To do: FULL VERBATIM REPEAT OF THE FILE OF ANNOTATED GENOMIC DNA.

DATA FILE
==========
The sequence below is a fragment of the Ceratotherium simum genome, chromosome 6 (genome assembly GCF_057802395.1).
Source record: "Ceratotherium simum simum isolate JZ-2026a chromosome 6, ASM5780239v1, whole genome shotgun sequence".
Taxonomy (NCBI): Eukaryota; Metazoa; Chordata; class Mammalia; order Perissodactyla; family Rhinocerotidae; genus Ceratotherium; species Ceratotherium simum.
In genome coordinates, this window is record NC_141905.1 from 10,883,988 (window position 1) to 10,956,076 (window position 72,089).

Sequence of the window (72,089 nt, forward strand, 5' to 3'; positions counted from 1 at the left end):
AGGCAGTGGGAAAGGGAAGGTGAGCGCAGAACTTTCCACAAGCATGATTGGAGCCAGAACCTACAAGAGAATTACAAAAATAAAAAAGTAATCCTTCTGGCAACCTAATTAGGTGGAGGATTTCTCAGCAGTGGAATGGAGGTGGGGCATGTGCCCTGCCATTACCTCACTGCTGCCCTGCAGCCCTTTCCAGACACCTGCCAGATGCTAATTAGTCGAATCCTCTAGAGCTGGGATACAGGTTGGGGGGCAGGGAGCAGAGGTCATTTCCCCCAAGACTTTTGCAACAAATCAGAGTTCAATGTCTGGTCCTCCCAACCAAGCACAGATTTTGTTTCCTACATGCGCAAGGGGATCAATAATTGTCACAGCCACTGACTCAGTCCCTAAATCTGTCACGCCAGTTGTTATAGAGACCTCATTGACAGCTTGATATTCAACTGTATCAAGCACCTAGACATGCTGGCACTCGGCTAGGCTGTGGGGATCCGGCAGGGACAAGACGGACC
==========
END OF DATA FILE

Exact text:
The sequence below is a fragment of the Ceratotherium simum genome, chromosome 6 (genome assembly GCF_057802395.1).
Source record: "Ceratotherium simum simum isolate JZ-2026a chromosome 6, ASM5780239v1, whole genome shotgun sequence".
Taxonomy (NCBI): Eukaryota; Metazoa; Chordata; class Mammalia; order Perissodactyla; family Rhinocerotidae; genus Ceratotherium; species Ceratotherium simum.
In genome coordinates, this window is record NC_141905.1 from 10,883,988 (window position 1) to 10,956,076 (window position 72,089).

Sequence of the window (72,089 nt, forward strand, 5' to 3'; positions counted from 1 at the left end):
AGGCAGTGGGAAAGGGAAGGTGAGCGCAGAACTTTCCACAAGCATGATTGGAGCCAGAACCTACAAGAGAATTACAAAAATAAAAAAGTAATCCTTCTGGCAACCTAATTAGGTGGAGGATTTCTCAGCAGTGGAATGGAGGTGGGGCATGTGCCCTGCCATTACCTCACTGCTGCCCTGCAGCCCTTTCCAGACACCTGCCAGATGCTAATTAGTCGAATCCTCTAGAGCTGGGATACAGGTTGGGGGGCAGGGAGCAGAGGTCATTTCCCCCAAGACTTTTGCAACAAATCAGAGTTCAATGTCTGGTCCTCCCAACCAAGCACAGATTTTGTTTCCTACATGCGCAAGGGGATCAATAATTGTCACAGCCACTGACTCAGTCCCTAAATCTGTCACGCCAGTTGTTATAGAGACCTCATTGACAGCTTGATATTCAACTGTATCAAGCACCTAGACATGCTGGCACTCGGCTAGGCTGTGGGGATCCGGCAGGGACAAGACGGACC